Council Directive 2002/8/EC of 27 January 2003 to improve access to justice in cross-border disputes by establishing minimum common rules relating to legal aid for such disputes seeks to promote the application of legal aid in cross-border disputes for persons who lack sufficient resources where aid is necessary to secure effective access to justice.
The Directive applies between all Member States of the European Union with the exception of Denmark. Between Denmark and certain Member States the European Agreement on the Transmission of Applications for Legal Aid of 1977 applies.
Transmitting authorities are competent to send applications. Receiving authorities are competent to receive applications.
The directive provides for two standard forms, one for legal aid applications and one for the transmission of legal aid applications.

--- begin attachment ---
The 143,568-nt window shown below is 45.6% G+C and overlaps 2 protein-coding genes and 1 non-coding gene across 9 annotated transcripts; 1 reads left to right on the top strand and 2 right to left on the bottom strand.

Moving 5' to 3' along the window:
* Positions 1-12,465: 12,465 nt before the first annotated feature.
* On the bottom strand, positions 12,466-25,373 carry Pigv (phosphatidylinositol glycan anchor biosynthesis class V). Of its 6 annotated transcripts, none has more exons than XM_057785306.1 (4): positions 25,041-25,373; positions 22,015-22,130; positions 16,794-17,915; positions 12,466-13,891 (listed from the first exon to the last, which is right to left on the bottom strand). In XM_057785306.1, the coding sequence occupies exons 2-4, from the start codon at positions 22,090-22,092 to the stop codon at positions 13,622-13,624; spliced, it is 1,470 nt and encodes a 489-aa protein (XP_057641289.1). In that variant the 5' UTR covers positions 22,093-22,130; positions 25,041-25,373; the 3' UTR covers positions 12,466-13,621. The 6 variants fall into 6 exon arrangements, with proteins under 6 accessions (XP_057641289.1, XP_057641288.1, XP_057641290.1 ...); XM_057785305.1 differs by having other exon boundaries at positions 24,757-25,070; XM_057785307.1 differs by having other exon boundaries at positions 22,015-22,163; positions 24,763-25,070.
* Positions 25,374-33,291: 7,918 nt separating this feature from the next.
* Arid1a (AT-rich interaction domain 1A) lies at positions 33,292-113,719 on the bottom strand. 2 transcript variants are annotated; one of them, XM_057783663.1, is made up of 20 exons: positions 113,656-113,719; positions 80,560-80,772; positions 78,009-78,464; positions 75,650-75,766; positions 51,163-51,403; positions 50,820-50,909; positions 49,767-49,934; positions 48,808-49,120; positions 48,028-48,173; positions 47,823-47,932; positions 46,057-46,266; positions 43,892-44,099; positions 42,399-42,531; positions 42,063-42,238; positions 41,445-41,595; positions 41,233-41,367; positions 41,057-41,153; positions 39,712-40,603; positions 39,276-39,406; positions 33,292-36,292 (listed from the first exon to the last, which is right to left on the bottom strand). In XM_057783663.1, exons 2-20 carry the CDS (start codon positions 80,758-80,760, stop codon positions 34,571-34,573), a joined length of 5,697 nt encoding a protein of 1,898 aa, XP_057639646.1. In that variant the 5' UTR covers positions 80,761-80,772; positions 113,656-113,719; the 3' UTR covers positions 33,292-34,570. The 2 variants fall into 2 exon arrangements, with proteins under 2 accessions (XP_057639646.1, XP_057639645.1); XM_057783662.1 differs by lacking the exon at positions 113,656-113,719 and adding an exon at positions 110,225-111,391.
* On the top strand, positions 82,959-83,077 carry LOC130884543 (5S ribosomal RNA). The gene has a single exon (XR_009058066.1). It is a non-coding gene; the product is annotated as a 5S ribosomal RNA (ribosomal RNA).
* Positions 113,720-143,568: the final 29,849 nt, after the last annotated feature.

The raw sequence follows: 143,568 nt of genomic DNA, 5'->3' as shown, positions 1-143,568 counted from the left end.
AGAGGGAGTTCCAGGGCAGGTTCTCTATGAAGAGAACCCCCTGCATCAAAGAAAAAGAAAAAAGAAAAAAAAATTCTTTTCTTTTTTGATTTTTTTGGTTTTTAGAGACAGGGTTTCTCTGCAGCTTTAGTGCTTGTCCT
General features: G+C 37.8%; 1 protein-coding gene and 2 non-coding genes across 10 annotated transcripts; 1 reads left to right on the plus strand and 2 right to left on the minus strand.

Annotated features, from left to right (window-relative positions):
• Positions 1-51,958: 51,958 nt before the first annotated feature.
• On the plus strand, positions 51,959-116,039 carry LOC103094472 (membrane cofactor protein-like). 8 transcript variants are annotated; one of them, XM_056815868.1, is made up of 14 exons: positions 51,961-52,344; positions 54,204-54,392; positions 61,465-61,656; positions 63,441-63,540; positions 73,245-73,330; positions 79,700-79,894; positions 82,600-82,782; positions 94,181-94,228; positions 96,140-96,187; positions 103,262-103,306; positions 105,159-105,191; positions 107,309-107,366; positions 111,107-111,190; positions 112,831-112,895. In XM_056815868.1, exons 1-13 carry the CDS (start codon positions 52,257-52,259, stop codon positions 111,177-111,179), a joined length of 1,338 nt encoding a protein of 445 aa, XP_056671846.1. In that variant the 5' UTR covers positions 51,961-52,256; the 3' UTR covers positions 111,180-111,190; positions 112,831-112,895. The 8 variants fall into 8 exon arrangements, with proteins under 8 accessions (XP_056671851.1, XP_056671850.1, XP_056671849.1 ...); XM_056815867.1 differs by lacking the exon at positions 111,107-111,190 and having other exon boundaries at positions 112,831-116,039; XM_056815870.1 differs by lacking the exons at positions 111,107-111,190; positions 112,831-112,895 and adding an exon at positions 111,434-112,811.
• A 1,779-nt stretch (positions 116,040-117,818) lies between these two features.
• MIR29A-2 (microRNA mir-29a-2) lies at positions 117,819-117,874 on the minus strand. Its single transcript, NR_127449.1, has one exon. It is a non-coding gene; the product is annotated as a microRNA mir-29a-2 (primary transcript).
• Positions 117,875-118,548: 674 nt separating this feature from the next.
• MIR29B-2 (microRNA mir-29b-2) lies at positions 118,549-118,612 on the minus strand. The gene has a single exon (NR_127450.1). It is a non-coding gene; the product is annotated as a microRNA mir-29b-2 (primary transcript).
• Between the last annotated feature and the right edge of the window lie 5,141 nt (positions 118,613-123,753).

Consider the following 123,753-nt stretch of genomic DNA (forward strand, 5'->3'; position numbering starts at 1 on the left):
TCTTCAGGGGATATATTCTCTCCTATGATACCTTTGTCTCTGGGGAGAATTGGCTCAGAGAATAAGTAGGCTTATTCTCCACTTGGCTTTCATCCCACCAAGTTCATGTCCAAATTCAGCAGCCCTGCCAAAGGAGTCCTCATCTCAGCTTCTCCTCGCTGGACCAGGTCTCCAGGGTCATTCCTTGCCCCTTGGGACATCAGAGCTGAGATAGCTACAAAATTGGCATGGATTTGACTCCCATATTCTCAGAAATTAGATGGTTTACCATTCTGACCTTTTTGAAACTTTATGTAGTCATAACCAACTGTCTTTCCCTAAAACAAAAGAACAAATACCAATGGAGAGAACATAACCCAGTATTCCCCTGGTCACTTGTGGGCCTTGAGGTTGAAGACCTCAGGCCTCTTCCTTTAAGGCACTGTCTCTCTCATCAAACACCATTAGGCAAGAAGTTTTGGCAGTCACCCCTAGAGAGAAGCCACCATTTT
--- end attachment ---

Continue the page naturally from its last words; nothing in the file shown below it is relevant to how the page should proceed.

For additional information, please go to our page on Legal aid.
You can complete these forms online by clicking one of the links below. If you have already started a form and saved a draft, you can upload it using the "Load draft" button.
As of 1 February 2020, the United Kingdom is no longer an EU Member State. However, under the Withdrawal Agreement, EU law shall apply to and in the United Kingdom during the transition period. The United Kingdom can be selected in forms until the end of the transition period, 31 December 2020.
This page is maintained by the European Commission. The information on this page does not necessarily reflect the official position of the European Commission. The Commission accepts no responsibility or liability whatsoever with regard to any information or data contained or referred to in this document. Please refer to the legal notice with regard to copyright rules for European pages.
The Commission is in the process of updating some of the content on this website in the light of the withdrawal of the United Kingdom from the European Union. If the site contains content that does not yet reflect the withdrawal of the United Kingdom, it is unintentional and will be addressed.
Last update : 15/06/2015